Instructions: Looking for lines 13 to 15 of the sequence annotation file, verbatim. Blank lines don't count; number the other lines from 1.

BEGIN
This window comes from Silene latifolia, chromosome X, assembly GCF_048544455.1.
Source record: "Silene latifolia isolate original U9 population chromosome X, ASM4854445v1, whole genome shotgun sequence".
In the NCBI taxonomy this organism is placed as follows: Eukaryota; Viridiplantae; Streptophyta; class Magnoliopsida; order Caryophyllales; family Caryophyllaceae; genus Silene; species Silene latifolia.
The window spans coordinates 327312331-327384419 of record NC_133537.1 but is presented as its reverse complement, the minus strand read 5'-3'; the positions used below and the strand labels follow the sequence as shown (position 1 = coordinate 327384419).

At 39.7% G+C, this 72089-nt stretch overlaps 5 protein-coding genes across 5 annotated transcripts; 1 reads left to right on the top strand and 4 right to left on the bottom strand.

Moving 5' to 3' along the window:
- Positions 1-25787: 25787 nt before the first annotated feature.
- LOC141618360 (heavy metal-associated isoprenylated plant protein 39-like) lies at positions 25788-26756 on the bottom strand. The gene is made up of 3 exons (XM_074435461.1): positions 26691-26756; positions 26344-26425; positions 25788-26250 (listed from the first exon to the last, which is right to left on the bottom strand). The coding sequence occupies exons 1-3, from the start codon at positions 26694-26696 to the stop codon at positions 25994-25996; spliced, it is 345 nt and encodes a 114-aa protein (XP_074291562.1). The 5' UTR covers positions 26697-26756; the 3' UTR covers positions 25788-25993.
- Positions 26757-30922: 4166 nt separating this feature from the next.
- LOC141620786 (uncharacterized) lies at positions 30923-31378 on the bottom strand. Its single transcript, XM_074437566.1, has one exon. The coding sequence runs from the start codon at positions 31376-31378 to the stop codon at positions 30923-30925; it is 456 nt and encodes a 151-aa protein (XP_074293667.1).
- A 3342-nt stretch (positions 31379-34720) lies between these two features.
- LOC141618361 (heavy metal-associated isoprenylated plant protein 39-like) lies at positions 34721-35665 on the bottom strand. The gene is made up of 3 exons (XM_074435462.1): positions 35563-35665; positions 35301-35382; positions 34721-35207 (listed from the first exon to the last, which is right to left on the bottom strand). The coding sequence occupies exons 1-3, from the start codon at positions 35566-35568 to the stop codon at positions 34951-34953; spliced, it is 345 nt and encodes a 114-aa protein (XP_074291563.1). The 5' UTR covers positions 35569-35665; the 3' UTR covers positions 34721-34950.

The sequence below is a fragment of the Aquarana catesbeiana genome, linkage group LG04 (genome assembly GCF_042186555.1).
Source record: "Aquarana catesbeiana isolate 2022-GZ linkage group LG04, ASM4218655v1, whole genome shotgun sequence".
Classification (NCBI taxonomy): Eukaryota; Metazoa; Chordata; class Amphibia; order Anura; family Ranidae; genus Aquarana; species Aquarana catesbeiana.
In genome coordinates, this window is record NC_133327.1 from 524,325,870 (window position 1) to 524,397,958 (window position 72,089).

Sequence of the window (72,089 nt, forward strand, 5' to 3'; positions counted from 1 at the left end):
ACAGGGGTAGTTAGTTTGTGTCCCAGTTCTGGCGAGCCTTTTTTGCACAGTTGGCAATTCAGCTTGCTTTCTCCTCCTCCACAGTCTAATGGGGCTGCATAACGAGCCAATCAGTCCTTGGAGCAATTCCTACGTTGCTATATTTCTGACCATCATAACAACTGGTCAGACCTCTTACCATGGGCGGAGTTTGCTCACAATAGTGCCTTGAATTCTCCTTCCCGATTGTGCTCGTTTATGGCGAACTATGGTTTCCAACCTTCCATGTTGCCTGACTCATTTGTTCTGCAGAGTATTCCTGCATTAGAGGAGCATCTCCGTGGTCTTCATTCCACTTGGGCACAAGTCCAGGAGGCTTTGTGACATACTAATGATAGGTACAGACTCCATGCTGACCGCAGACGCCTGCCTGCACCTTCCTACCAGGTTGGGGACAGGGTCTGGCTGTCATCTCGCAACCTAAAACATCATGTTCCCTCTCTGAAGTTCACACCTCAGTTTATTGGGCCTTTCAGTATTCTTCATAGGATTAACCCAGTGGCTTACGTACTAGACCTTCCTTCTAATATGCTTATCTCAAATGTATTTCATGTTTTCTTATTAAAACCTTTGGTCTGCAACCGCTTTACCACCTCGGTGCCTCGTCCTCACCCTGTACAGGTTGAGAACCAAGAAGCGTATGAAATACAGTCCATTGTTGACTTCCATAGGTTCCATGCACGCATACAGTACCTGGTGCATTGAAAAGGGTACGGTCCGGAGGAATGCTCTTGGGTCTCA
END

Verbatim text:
The sequence below is a fragment of the Aquarana catesbeiana genome, linkage group LG04 (genome assembly GCF_042186555.1).
Source record: "Aquarana catesbeiana isolate 2022-GZ linkage group LG04, ASM4218655v1, whole genome shotgun sequence".
Classification (NCBI taxonomy): Eukaryota; Metazoa; Chordata; class Amphibia; order Anura; family Ranidae; genus Aquarana; species Aquarana catesbeiana.